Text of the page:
Accompanying the final proofs was an e-mail from the Press’ deputy director, Ailil Alvarez, who had up to this point been quite accommodating. On behalf of the “Dominican-run Royal and Pontifical University,” she asked me to excise an essay that she felt would be interpreted as going against the teachings of the Roman Catholic Church. And UST as we all know is nothing if not a tireless defender of Rome, or at least the Rome that lives on in the neoconservative worldview. In short, UST Press expected me to censor myself if I wished to have the manuscript bear its imprimatur. (The essay that raised Inquisitorial hackles is “Pharisees in Manila,” first published in this space in October of 2010. In it I address the issue of gender inequality in the Catholic Church, and ask why couldn’t there be women as priests and a woman as head of the institution, a Mama instead of a Papa. I also advocated for the passage of the Reproductive Health Bill, then pending.)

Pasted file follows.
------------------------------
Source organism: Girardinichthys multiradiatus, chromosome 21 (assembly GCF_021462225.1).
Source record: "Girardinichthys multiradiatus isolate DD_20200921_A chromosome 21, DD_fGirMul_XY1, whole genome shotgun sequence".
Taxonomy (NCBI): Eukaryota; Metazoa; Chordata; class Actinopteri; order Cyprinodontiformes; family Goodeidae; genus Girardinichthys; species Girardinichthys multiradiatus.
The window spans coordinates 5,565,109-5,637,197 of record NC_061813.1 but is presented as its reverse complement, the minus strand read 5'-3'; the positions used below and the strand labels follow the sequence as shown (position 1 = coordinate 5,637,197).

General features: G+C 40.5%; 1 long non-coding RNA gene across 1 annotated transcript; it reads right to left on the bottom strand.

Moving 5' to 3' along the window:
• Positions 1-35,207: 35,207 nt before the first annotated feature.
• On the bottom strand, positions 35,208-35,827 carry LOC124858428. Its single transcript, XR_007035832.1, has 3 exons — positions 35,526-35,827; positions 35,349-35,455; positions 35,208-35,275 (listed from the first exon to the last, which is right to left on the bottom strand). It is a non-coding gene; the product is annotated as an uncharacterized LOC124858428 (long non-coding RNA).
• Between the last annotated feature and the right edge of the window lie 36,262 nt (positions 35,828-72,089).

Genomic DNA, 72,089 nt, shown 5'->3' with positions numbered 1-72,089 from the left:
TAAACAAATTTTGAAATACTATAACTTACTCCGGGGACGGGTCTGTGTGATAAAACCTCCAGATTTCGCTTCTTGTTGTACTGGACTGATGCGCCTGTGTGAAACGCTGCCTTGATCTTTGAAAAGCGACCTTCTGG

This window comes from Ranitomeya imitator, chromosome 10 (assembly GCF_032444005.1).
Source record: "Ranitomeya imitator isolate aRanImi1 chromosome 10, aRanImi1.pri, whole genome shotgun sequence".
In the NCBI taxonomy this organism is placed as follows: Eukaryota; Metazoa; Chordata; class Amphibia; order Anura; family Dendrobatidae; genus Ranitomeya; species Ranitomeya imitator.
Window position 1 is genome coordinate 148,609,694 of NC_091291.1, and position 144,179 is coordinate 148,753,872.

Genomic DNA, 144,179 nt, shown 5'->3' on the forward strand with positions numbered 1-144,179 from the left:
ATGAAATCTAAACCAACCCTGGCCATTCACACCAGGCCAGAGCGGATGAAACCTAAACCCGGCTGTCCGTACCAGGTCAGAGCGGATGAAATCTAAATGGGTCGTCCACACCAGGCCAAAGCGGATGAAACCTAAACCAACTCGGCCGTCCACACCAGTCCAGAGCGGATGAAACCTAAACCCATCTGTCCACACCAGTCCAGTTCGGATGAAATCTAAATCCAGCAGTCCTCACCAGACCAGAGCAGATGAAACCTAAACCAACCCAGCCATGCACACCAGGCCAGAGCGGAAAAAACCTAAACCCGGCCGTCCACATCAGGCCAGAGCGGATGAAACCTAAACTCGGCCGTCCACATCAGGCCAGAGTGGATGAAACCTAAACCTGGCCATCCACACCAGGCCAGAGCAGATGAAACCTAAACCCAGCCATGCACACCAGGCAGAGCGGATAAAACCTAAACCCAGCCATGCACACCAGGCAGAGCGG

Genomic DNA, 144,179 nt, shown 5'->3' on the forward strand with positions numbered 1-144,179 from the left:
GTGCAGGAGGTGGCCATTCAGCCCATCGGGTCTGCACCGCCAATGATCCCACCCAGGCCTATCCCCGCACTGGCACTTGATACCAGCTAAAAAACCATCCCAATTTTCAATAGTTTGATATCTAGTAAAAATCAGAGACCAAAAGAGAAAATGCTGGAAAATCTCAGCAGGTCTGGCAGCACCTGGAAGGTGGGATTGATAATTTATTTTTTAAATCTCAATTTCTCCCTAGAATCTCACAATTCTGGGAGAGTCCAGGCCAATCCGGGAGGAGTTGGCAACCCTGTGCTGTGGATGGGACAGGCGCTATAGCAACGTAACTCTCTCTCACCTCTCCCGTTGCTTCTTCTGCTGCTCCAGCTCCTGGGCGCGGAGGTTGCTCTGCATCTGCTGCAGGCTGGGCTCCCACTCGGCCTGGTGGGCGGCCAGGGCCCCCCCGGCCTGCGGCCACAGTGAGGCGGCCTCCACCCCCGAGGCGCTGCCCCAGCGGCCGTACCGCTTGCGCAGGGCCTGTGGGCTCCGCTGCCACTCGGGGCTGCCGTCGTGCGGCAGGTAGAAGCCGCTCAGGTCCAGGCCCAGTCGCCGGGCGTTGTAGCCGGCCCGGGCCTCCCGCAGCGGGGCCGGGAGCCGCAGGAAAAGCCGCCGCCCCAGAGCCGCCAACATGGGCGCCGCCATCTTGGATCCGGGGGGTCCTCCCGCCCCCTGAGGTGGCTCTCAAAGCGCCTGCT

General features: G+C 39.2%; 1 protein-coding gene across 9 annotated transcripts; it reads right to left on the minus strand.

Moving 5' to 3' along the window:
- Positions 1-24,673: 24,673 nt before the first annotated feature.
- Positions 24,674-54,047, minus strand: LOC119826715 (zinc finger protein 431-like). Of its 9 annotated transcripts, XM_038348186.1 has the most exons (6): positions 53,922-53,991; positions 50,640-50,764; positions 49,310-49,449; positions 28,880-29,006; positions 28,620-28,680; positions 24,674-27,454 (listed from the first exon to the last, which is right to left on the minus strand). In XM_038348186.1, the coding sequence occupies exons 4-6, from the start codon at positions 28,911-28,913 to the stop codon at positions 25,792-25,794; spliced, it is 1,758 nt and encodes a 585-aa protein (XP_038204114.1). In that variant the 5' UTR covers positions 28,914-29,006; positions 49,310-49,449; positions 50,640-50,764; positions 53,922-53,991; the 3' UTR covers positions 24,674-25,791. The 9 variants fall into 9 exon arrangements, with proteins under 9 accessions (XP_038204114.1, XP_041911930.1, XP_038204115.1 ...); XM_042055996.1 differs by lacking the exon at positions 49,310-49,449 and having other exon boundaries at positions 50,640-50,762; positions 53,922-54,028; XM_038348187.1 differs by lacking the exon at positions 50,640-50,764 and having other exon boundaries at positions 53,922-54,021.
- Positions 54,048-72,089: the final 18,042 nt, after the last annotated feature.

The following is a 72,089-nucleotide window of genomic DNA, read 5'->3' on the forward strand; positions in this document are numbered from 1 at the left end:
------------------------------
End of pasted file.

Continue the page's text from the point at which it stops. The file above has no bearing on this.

I replied that the Press had to be joking. I pointed out the obvious: The Press had had the manuscript in hand for nine to ten months, meaning that all the contents had presumably been read and vetted by the editorial board and in that time not one single peep of protest, not one iota of an objection, was raised. But I was informed that a copy editor had read this one essay, had been bothered by it, and a red flag was raised. Suddenly all systems were no longer go.
I am no neophyte when it comes to the editorial process. I have been a proofreader, a copy editor and an editor, and I can tell you that a copy editor does not make decisions that stop the presses. This being the University of Santo Tomas, I saw the hem of clerical robes in the background, for which the unnamed copy editor would be the beard.
My refusal to go along with this “request” generated more e-mails from the Press, asking me to reconsider. The deputy director did finally admit that it was she who had made the decision, Director Wigley being out of the country at the time, adding that “neither the Rector nor any priest administrator has seen the MS at the time of my e-mail.” In fact, according to her, the deputy director and/or the director “only get to peruse the complete MS before it becomes final.”